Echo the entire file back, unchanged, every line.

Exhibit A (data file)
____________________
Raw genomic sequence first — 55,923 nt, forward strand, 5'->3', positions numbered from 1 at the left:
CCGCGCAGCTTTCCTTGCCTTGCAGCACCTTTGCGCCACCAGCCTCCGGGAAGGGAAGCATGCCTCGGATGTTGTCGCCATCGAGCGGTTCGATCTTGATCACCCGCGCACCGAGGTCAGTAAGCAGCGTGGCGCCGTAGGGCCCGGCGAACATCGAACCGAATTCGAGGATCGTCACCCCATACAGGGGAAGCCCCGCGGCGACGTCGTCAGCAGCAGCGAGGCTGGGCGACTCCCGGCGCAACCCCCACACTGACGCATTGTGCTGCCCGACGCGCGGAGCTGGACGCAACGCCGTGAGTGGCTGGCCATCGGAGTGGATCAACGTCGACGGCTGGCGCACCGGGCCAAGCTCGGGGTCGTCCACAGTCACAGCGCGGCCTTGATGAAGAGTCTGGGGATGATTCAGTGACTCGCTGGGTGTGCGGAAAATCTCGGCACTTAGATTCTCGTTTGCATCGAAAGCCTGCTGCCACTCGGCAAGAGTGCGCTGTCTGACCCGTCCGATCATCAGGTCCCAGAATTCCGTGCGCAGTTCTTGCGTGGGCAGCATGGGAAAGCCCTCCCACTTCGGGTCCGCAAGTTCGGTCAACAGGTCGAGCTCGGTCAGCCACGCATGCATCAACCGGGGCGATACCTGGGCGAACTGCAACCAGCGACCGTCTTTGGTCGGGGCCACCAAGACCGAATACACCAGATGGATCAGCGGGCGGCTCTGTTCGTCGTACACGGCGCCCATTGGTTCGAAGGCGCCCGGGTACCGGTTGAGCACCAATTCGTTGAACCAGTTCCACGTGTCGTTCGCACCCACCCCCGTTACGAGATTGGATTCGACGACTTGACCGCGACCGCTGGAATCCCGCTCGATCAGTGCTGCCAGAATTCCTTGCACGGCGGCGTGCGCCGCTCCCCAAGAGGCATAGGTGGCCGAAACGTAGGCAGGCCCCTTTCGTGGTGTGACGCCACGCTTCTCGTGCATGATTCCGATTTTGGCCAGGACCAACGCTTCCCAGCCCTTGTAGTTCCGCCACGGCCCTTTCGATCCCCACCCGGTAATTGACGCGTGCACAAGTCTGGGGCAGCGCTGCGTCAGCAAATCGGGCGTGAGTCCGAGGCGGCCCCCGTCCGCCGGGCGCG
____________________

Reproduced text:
Raw genomic sequence first — 55,923 nt, forward strand, 5'->3', positions numbered from 1 at the left:
CCGCGCAGCTTTCCTTGCCTTGCAGCACCTTTGCGCCACCAGCCTCCGGGAAGGGAAGCATGCCTCGGATGTTGTCGCCATCGAGCGGTTCGATCTTGATCACCCGCGCACCGAGGTCAGTAAGCAGCGTGGCGCCGTAGGGCCCGGCGAACATCGAACCGAATTCGAGGATCGTCACCCCATACAGGGGAAGCCCCGCGGCGACGTCGTCAGCAGCAGCGAGGCTGGGCGACTCCCGGCGCAACCCCCACACTGACGCATTGTGCTGCCCGACGCGCGGAGCTGGACGCAACGCCGTGAGTGGCTGGCCATCGGAGTGGATCAACGTCGACGGCTGGCGCACCGGGCCAAGCTCGGGGTCGTCCACAGTCACAGCGCGGCCTTGATGAAGAGTCTGGGGATGATTCAGTGACTCGCTGGGTGTGCGGAAAATCTCGGCACTTAGATTCTCGTTTGCATCGAAAGCCTGCTGCCACTCGGCAAGAGTGCGCTGTCTGACCCGTCCGATCATCAGGTCCCAGAATTCCGTGCGCAGTTCTTGCGTGGGCAGCATGGGAAAGCCCTCCCACTTCGGGTCCGCAAGTTCGGTCAACAGGTCGAGCTCGGTCAGCCACGCATGCATCAACCGGGGCGATACCTGGGCGAACTGCAACCAGCGACCGTCTTTGGTCGGGGCCACCAAGACCGAATACACCAGATGGATCAGCGGGCGGCTCTGTTCGTCGTACACGGCGCCCATTGGTTCGAAGGCGCCCGGGTACCGGTTGAGCACCAATTCGTTGAACCAGTTCCACGTGTCGTTCGCACCCACCCCCGTTACGAGATTGGATTCGACGACTTGACCGCGACCGCTGGAATCCCGCTCGATCAGTGCTGCCAGAATTCCTTGCACGGCGGCGTGCGCCGCTCCCCAAGAGGCATAGGTGGCCGAAACGTAGGCAGGCCCCTTTCGTGGTGTGACGCCACGCTTCTCGTGCATGATTCCGATTTTGGCCAGGACCAACGCTTCCCAGCCCTTGTAGTTCCGCCACGGCCCTTTCGATCCCCACCCGGTAATTGACGCGTGCACAAGTCTGGGGCAGCGCTGCGTCAGCAAATCGGGCGTGAGTCCGAGGCGGCCCCCGTCCGCCGGGCGCG